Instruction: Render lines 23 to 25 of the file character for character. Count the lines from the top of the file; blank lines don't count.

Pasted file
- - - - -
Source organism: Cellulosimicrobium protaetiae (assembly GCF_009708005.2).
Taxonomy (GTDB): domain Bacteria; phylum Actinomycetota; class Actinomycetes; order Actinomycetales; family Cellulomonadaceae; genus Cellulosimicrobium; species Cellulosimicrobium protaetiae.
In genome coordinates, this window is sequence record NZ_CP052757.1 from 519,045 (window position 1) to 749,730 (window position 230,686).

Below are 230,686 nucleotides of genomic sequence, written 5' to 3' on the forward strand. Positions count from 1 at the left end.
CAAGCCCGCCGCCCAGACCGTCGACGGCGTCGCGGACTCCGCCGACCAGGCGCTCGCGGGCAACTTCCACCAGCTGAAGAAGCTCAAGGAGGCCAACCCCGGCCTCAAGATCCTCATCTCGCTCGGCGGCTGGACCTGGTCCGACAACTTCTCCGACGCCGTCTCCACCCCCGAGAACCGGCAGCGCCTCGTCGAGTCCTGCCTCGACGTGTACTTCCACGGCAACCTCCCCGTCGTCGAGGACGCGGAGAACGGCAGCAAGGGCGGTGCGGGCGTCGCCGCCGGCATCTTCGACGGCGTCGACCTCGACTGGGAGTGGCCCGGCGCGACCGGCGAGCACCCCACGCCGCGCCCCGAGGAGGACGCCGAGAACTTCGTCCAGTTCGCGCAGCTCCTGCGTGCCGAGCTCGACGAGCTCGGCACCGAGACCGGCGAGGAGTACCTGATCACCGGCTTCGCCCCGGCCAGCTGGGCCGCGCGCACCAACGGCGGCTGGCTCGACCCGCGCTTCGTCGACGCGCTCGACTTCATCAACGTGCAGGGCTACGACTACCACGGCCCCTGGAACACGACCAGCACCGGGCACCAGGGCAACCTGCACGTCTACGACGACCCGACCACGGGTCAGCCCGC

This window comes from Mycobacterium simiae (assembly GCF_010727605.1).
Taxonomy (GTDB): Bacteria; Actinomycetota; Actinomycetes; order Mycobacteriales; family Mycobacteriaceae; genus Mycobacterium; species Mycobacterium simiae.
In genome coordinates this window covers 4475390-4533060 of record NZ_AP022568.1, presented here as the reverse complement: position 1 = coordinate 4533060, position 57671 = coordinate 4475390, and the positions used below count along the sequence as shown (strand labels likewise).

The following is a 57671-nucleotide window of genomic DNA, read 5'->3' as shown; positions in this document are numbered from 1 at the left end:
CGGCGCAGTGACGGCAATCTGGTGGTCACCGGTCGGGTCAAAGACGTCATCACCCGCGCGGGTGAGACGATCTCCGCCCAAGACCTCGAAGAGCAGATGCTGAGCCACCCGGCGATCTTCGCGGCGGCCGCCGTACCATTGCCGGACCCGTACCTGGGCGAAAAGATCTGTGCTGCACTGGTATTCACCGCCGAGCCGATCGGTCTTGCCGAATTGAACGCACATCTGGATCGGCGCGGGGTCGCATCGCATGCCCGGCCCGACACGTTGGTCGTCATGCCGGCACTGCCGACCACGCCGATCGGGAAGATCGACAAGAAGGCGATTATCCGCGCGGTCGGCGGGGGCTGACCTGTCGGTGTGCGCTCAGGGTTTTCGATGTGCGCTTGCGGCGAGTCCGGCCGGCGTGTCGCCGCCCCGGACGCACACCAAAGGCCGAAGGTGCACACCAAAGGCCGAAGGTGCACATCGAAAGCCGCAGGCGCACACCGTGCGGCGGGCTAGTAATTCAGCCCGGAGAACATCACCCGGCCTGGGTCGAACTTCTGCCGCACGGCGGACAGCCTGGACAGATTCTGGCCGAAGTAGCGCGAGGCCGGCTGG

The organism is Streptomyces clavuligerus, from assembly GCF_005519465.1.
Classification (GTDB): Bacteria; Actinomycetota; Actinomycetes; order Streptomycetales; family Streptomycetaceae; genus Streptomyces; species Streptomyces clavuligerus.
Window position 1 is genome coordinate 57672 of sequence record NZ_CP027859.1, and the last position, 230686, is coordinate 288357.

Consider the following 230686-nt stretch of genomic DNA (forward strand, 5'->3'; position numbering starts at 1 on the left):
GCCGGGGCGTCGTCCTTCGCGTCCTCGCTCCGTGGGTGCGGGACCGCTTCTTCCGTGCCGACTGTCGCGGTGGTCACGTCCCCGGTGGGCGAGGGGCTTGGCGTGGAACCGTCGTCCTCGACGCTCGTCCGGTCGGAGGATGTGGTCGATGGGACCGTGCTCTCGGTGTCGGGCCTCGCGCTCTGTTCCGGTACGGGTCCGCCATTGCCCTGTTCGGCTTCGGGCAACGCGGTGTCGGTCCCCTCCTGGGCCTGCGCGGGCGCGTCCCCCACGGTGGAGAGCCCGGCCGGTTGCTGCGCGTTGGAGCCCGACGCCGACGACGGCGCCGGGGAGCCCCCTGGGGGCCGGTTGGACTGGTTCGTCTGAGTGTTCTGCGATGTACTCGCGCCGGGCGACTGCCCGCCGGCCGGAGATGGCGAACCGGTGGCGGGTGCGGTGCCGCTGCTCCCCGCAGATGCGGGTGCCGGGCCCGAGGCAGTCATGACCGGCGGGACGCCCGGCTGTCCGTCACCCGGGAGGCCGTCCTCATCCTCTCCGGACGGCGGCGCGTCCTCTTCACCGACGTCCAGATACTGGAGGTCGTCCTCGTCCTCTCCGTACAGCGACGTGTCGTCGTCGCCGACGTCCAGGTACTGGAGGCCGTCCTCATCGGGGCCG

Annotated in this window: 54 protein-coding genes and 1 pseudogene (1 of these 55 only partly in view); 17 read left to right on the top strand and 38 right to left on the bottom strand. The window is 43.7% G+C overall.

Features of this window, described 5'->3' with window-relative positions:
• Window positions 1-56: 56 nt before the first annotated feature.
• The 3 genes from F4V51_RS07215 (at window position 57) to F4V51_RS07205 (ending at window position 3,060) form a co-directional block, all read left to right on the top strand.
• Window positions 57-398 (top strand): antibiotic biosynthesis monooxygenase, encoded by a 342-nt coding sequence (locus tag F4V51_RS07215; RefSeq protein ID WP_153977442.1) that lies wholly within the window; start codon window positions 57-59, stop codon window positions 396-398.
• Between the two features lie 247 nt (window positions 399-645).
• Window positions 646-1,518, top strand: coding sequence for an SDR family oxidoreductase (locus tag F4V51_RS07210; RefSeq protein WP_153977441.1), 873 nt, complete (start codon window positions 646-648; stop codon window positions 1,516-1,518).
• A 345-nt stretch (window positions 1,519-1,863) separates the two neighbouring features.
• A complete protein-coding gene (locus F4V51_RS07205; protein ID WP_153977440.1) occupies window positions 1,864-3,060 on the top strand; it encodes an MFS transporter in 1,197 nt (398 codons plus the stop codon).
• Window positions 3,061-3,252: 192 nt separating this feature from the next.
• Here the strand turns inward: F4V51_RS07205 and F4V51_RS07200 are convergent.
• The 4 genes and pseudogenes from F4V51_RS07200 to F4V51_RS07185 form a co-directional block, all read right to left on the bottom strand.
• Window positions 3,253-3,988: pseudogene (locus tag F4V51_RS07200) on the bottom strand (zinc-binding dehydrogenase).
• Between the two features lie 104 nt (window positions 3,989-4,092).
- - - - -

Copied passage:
• A 345-nt stretch (window positions 1,519-1,863) separates the two neighbouring features.
• A complete protein-coding gene (locus F4V51_RS07205; protein ID WP_153977440.1) occupies window positions 1,864-3,060 on the top strand; it encodes an MFS transporter in 1,197 nt (398 codons plus the stop codon).
• Window positions 3,061-3,252: 192 nt separating this feature from the next.